Books & Curriculums
on Healthy Feelings!
Talk, Trust & Feel
Dr. Lynne Namka
Things for Parents To Say
To Help A Child
Ward Off A Mad Attack
"Stop and think. Make a good choice."
"Remember to breathe when your tummy gets tight. Breath. Let's breathe together."
"Use your words, not your fists. People are not for hurting."
"You can do it. I know you can get your mads under control."
I understand, right now you are feeling mad. Still, you can't hurt people, things or yourself."
"You are the kind of kid who can take care of his own bad feelings."
"Go to a safe place and draw out your mads."
"You have a choice: Talk out your feelings or go to time out and get your mads under control."
"Well, I'm feeling mad right now myself. I'm going to go cool off, then we'll talk."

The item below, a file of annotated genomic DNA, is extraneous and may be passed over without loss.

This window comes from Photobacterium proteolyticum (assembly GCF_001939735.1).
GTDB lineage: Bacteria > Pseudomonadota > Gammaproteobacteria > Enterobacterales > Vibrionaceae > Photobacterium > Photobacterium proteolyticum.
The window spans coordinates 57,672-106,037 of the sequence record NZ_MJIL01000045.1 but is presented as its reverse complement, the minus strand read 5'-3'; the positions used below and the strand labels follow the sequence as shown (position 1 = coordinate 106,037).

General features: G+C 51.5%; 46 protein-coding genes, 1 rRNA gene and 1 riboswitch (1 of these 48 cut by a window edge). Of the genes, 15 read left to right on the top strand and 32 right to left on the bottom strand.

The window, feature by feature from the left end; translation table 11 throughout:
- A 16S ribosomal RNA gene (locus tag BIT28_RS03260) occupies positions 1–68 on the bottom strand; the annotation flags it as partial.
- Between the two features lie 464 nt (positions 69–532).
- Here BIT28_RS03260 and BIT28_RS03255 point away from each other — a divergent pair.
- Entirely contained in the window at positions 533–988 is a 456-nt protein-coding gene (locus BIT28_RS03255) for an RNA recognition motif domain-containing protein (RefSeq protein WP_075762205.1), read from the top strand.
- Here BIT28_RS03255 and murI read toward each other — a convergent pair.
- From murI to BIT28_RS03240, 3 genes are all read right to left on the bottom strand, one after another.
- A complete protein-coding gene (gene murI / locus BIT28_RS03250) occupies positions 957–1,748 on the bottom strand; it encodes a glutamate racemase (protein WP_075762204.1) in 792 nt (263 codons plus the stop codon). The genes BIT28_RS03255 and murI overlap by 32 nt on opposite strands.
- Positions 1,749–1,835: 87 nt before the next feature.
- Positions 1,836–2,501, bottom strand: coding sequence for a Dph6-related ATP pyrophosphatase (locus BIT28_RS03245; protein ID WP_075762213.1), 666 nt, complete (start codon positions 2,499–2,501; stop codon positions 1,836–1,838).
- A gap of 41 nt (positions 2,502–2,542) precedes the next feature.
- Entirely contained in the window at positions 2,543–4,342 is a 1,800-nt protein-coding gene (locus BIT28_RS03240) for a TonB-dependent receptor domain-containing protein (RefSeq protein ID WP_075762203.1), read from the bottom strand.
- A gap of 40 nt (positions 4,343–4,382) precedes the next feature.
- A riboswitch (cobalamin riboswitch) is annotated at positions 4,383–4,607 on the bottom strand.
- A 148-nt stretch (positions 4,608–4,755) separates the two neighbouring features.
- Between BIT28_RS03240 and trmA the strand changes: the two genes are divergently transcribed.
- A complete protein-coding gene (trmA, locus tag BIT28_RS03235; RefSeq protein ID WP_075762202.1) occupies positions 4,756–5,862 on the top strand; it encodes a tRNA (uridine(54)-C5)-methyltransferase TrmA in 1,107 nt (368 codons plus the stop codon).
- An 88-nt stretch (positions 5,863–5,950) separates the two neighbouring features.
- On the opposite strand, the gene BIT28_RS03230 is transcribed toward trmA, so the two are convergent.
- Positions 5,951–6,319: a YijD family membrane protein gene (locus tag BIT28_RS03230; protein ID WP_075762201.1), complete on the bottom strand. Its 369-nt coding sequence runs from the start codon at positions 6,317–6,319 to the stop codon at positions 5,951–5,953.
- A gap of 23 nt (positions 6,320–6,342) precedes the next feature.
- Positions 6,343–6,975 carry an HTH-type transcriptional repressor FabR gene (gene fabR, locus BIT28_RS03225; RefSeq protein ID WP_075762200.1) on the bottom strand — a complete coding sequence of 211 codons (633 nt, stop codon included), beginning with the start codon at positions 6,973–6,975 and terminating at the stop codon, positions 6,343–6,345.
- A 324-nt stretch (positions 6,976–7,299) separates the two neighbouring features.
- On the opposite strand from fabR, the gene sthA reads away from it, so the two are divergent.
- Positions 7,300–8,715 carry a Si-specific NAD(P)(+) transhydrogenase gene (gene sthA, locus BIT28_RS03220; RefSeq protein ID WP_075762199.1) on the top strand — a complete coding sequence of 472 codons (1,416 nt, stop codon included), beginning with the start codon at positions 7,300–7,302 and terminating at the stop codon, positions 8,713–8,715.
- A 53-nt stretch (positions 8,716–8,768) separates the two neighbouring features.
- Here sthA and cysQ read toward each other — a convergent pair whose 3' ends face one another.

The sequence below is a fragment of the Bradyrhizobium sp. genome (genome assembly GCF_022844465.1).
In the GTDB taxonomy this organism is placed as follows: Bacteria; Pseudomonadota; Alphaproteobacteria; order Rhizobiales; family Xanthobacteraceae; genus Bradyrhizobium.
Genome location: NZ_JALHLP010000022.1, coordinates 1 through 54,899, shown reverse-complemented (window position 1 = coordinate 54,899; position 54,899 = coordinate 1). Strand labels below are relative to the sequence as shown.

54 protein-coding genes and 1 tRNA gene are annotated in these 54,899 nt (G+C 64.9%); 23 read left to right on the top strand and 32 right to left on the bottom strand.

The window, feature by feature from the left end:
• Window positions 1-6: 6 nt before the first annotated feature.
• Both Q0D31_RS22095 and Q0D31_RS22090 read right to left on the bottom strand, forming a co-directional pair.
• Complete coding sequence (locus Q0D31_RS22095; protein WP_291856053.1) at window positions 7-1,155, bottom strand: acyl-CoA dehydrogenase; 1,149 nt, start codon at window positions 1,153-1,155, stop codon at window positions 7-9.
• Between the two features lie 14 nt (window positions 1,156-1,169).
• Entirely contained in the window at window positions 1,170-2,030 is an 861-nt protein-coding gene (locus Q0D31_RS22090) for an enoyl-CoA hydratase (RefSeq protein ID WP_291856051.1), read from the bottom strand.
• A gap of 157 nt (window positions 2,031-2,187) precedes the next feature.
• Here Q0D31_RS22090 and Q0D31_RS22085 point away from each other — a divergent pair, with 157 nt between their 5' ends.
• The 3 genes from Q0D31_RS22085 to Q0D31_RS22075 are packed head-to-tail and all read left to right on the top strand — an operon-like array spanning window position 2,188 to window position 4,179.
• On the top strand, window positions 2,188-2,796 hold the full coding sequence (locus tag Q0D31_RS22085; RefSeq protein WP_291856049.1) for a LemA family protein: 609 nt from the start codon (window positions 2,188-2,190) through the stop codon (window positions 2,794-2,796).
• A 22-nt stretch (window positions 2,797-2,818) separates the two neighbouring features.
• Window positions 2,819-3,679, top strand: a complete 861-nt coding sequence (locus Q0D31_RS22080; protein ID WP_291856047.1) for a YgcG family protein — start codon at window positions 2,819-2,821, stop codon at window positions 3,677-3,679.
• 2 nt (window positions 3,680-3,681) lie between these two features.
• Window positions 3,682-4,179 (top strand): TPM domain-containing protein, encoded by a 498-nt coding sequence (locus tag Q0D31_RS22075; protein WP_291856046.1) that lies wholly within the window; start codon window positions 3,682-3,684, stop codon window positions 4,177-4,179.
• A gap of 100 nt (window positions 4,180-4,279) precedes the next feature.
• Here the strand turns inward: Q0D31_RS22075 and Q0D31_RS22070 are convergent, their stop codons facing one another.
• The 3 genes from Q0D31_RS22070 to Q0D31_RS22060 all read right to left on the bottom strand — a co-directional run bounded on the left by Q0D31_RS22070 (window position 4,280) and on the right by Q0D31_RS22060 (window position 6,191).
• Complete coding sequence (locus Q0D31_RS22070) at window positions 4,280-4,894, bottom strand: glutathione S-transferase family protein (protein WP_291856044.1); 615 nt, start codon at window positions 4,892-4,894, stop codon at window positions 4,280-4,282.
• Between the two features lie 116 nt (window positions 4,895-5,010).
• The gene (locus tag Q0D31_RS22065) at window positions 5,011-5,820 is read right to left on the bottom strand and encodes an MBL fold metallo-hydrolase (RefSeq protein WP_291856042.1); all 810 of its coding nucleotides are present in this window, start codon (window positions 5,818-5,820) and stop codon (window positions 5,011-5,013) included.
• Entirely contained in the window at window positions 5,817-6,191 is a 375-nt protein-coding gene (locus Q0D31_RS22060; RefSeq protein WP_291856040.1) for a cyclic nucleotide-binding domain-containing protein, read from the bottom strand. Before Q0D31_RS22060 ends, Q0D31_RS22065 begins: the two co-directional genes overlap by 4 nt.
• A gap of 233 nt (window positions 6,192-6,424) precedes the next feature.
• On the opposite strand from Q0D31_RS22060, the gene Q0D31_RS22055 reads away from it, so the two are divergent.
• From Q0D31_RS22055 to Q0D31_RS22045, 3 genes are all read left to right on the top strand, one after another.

"I know how you feel. Sometimes I get mad myself. Then I tell myself, "It's OK to be mad if you are nice about it."
"Thanks for sharing your angry feelings. Good choice in using your words!"
"We are learning to be a 'Speak your feelings' kind of family. No more 'Mad Family' for us."
"I believe in you. Sometimes it's tough, isn't it?"
"You are one terrific kid!"
This information is from the book,
The Mad Family Gets Their Mads Out: Fifty Things Your Family Can Say and Do to Express Anger Constructively
Text and illustrations are copyright 1995 Lynne Namka.
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Labels Are For Jelly Jars--Teach Children--Don't Label Them!
How a Child Changes! Seven Steps to Freedom
Parent Cues To Teach Children To Express Upset Feelings
The Mad Family Gets Their Mads Out
Take Time Out To Understand Yourself Kit
Back To Angries Out
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